Number 76 (Story #1), April 17, 1992 by Phillip F. Schewe and Ben Stein|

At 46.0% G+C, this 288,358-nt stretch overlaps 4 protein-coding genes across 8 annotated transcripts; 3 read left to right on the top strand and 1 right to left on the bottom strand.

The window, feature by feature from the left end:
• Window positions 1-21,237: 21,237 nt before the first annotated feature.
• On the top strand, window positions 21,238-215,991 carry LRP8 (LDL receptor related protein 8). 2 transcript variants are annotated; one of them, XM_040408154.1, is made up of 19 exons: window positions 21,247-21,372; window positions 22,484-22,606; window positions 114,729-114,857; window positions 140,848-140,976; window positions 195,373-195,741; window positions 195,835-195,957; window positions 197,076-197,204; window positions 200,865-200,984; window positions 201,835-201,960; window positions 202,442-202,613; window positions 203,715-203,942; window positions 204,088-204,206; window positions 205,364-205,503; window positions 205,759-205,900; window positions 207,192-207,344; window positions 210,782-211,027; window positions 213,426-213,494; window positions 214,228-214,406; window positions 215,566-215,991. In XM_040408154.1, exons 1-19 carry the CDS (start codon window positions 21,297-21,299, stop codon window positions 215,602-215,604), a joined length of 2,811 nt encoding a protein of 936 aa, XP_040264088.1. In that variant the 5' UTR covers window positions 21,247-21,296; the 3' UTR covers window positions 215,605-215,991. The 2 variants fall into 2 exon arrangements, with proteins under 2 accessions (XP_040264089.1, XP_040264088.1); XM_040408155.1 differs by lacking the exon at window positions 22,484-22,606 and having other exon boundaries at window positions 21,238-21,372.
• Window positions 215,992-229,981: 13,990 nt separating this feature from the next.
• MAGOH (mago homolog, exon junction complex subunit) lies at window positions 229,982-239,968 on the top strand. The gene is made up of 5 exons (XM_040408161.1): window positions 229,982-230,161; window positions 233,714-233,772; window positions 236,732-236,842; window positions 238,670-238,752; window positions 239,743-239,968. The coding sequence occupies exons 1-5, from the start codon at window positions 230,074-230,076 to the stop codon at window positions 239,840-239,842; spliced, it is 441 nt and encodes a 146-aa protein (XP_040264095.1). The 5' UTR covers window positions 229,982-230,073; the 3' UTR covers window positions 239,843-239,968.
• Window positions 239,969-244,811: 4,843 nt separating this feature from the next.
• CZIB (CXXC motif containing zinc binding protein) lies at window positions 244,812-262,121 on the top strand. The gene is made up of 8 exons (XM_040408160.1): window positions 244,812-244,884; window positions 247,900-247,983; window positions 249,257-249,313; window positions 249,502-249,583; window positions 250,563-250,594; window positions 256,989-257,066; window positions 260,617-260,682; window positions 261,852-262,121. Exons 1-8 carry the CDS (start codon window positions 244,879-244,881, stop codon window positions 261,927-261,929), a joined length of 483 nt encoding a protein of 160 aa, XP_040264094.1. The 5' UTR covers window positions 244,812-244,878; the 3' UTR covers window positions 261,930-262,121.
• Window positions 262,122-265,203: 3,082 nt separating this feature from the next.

NON-OPTICAL DIFFRACTION PATTERNS in solids have been imaged. It has been known for almost a decade that phonons, packets of acoustical or thermal energy in solids, can interfere to form diffraction patterns, but these patterns had not clearly been seen prior to a new experiment performed by Richard Weaver (217-333-3656) and co-workers at the University of Illinois (Matt R. Hauser et al., Physical Review Letters, 27 April 1992). In their experiment, an ultrasonic wave source produces long-wavelength phonons which can yield much larger, easy-to-discern patterns than earlier methods, which employed laser pulses that engendered much smaller-wavelength phonons. Since the arrangement of atoms in solids is anisotropic, certain preferred directions for phonon travel exist. As a consequence, even though phonons may enter the material from many different directions, the material's for more, geometry will cause phonons to converge, interfere, and ultimately form diffraction patterns which can be picked up by an external acoustical detector. Such patterns may eventually help workers detect defects in materials and help them to determine the structures of unknown materials non-invasively. Unlike previous methods of imaging phonons, the ultrasonic imaging method can be performed at ambient temperatures with all types of materials, including non-crystalline solids.